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I'm doing some date parsing in Java and am encountering some weird behavior.

I have a date string such as follows:

String s = "Sun Aug 11 2013 11:00:00 -0700 (Pacific Daylight Time)"

I'm trying to parse it into a date object like so:

SimpleDateFormat sdf = new SimpleDateFormat("EEE MMM dd yyyy HH:mm:ss Z (zzzz)");

I then print out the resulting date object from sdf.parse(s) and get:

Sun Aug 11 12:00:00 CDT 2013

I am in the central time zone, so it makes sense that it prints it as such, however, CDT is -0500, so the parsed date should be 13:00, not 12:00.

The odd thing is, if I remove either of the redundant pieces of time zone information, the date parses correctly. Using the format "EEE MMM dd yyyy HH:mm:ss Z ('Pacific Daylight Time')" or the format "EEE MMM dd yyyy HH:mm:ss '-0700' (zzzz)" results in the correct date:

Sun Aug 11 13:00:00 CDT 2013

This behavior seems to only occur with dates that fall within daylight savings time. If I instead parse a date in, say, December, with my initial date format, I get the correct result.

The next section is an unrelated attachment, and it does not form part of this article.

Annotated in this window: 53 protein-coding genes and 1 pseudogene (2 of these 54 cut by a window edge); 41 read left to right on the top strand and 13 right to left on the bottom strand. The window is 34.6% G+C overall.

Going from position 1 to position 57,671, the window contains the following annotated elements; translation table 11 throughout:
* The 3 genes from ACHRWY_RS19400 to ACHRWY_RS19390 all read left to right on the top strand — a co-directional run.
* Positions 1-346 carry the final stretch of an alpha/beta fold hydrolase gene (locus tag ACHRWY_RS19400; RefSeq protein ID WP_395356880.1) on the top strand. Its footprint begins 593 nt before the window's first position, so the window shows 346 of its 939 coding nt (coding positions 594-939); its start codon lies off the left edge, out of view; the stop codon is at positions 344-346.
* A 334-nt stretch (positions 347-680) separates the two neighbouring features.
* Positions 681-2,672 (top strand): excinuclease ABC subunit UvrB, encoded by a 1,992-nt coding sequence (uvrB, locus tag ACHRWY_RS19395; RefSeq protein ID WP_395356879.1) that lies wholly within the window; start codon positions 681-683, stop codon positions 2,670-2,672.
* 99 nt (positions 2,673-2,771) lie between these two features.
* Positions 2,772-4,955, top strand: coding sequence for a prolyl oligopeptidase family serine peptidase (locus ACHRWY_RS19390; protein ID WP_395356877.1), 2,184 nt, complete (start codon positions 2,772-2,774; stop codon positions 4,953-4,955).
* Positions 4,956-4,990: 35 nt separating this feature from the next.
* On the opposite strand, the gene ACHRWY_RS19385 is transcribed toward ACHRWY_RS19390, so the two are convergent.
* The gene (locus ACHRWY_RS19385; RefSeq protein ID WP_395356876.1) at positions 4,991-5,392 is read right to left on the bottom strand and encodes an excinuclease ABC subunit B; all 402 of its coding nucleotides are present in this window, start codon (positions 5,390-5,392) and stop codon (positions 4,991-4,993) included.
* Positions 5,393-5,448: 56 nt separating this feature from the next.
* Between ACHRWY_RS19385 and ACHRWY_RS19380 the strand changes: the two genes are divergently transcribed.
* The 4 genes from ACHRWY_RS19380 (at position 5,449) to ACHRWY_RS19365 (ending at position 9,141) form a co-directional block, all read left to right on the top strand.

I have somewhat limited control over the format of the dates I'm parsing, and they could be coming from a variety of time zones. Has anyone encountered this behavior before, and is there a way to get around it without changing the format of the date string? I realize the time zone designations are redundant, but they aren't incorrect as far as I can tell.

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This is not irregularity, the SimpleDateFormat assumes the Date must be returned in the default Locale and TimeZone from a String which is in a different time zone. –  Luiggi Mendoza Sep 5 '13 at 20:34
Interestingly, I am in Eastern Daylight Time, and when I tried the same code and printed the date, I got Sun Aug 11 13:00:00 EDT 2013. –  VGR Sep 6 '13 at 0:20
I think those two timezone parts are in fact not redundant, but rather conflict with each other, in which case I would expect SimpleDateFormat to exhibit unpredictable behavior. Print out the values returned by TimeZone.getTimeZone("GMT-07:00") and TimeZone.getTimeZone("US/Pacific") to see why I suspect they conflict. –  VGR Sep 6 '13 at 0:47

1 Answer 1

There have certainly been bugs in Java's handling of daylight saving time and time zones in the past, and this sure looks like one you've found. What version of Java is this?

You might want to try giving Joda-Time a try to see if it handles the given date correctly.

If Joda doesn't help, you might need to try pre-parsing some of that date string to remove the descriptive time zone in parenthesis since it works when only one is defined. Very strange indeed!

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